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What Morning Routine Activities Should You Do According to the Latest Science?

Jun 2, 2022
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Table of Contents

Let’s create a thought experiment. Imagine you have the freedom to make 5 or so choices about what you do in the beginning of the day, and then the rest of the day you are made to complete random tasks for a reward.

In this experiment, you’d probably think really carefully about what exact choices you’d want to make. For example, maybe you’d prioritize getting the coffee ready over checking your email. Or perhaps you’d focus on feeding the pets instead of browsing social media.  

You may be thinking “Hey! This theoretical experiment sounds a lot like my actual mornings!” For many people, 5 is the magic number of different activities we can commit to in the morning before we get to work. For some of us, that number is even lower.

So what if we upped the stakes to make it more experimental? What if those 5 or so choices had to be the same choices you were stuck making every single day? While it may seem like a crazy idea, humans are designed for routine. In fact, we spend time much of our time obsessed with it

Warren Buffet has a similar thought experiment that he calls the “20 slot rule.” It’s a little more broad, giving you 4 times as many choices that pertain to becoming wealthy. But it’s the same idea: quality over quantity.

You can win the start of your day by engaging in the best, most efficient activities within a healthy morning routine; and when you win the start of the day, you win everything!

In this article, we’ll break down the best morning routine activities. Instead of creating some megalist of a bunch of random options, we’ll give you the supreme choices and explain how to do them efficiently, with science!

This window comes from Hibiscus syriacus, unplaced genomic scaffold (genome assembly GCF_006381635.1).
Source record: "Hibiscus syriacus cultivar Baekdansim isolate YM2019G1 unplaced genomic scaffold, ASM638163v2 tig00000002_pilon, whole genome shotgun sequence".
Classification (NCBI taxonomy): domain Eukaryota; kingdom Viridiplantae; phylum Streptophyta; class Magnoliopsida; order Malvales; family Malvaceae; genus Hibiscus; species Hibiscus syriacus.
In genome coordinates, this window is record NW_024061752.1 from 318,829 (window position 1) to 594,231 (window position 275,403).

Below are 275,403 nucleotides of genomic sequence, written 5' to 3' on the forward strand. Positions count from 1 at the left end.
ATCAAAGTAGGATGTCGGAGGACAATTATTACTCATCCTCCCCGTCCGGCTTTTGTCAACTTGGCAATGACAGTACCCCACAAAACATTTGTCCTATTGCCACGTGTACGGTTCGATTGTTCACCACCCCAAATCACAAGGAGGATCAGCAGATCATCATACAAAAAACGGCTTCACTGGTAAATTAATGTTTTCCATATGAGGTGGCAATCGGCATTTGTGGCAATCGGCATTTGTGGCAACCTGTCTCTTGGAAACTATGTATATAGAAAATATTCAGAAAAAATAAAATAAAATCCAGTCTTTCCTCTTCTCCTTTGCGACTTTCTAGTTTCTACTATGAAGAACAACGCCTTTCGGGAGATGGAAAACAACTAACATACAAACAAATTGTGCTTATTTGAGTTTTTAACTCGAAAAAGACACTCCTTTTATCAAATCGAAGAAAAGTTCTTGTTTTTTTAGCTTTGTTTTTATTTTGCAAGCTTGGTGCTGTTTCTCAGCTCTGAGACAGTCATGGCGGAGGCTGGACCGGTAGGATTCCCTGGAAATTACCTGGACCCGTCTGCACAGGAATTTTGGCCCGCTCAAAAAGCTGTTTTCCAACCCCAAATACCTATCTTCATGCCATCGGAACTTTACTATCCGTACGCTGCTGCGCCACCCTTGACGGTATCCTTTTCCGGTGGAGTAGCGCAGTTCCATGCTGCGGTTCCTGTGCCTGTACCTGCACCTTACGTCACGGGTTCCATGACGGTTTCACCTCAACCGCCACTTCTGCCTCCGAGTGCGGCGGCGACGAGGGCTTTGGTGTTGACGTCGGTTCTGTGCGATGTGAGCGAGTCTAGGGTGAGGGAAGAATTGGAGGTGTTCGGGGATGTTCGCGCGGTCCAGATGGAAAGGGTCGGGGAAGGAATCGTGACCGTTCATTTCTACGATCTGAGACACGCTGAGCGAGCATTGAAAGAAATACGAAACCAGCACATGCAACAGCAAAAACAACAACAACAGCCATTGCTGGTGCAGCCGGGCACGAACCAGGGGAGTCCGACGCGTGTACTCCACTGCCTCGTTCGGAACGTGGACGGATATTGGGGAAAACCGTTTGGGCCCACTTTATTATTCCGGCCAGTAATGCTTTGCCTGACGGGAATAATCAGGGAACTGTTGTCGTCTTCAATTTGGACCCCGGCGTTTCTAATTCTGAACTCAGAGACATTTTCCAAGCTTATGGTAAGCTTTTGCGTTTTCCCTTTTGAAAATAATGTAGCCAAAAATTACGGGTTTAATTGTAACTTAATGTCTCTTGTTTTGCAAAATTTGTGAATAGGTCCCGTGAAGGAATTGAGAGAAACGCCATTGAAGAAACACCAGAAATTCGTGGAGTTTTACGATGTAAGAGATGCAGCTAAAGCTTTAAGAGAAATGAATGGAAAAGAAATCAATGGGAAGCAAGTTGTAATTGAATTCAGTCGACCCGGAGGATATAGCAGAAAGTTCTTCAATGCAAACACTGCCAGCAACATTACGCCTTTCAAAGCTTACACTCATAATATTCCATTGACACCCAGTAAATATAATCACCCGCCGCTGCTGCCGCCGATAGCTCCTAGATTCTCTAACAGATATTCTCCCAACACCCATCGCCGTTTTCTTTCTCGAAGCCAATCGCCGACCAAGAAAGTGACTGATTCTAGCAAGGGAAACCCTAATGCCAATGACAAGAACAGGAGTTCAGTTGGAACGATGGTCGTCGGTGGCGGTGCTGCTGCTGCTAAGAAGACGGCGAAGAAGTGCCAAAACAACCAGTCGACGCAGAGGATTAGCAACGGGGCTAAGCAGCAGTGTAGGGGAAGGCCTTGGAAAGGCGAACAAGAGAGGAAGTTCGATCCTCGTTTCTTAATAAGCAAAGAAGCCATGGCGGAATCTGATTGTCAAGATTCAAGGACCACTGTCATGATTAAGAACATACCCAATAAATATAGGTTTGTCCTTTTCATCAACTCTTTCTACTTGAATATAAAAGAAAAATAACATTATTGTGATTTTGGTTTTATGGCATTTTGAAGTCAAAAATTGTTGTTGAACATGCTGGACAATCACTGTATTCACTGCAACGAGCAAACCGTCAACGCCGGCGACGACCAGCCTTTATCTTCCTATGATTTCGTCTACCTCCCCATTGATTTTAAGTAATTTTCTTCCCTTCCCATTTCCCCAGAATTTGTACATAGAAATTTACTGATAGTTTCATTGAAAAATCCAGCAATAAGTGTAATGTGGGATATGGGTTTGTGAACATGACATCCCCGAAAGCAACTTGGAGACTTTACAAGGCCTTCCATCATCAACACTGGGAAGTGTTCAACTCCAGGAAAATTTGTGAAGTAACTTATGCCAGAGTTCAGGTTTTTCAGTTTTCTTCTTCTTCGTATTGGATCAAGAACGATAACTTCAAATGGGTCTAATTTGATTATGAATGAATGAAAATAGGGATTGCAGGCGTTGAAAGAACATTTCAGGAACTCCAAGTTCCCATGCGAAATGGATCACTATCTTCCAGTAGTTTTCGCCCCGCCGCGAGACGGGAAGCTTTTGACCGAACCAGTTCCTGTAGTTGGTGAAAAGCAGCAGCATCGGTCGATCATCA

Get Caffeinated, but Not Too Soon

Coffee has been proven to lower your risk for a variety of illnesses, from Parkinson’s to diabetes, and even kidney disease. It’s even linked to brain health and weight loss!

But hey, you probably don’t need a medical study to tell you how great caffeine is in the morning if you’re one of the 90% of Americans that will consume some kind of caffeine today.

However, consuming caffeine right when you get up might not be a great idea: this is because of a steroid hormone that your body produces called cortisol. If you’ve ever seen Pulp Fiction, it’s a bit like the stuff that Vincent Vega injects into Mia Wallace’s heart.

The release of cortisol is connected to your circadian rhythm, so when you wake up, your adrenal glands pump a ton out for you to say “Wake up mother****er!”

Your cortisol levels skyrocket for about 45 minutes after you wake up. Unfortunately, they spend the next few hours going back down, and they stay low for the rest of the day.

What does all this science mambo jumbo mean for you? Wait about 45 minutes to drink the first cup of coffee or energy drink or tea or whatever. Then (when your cortisol levels drop), sip that caffeine away.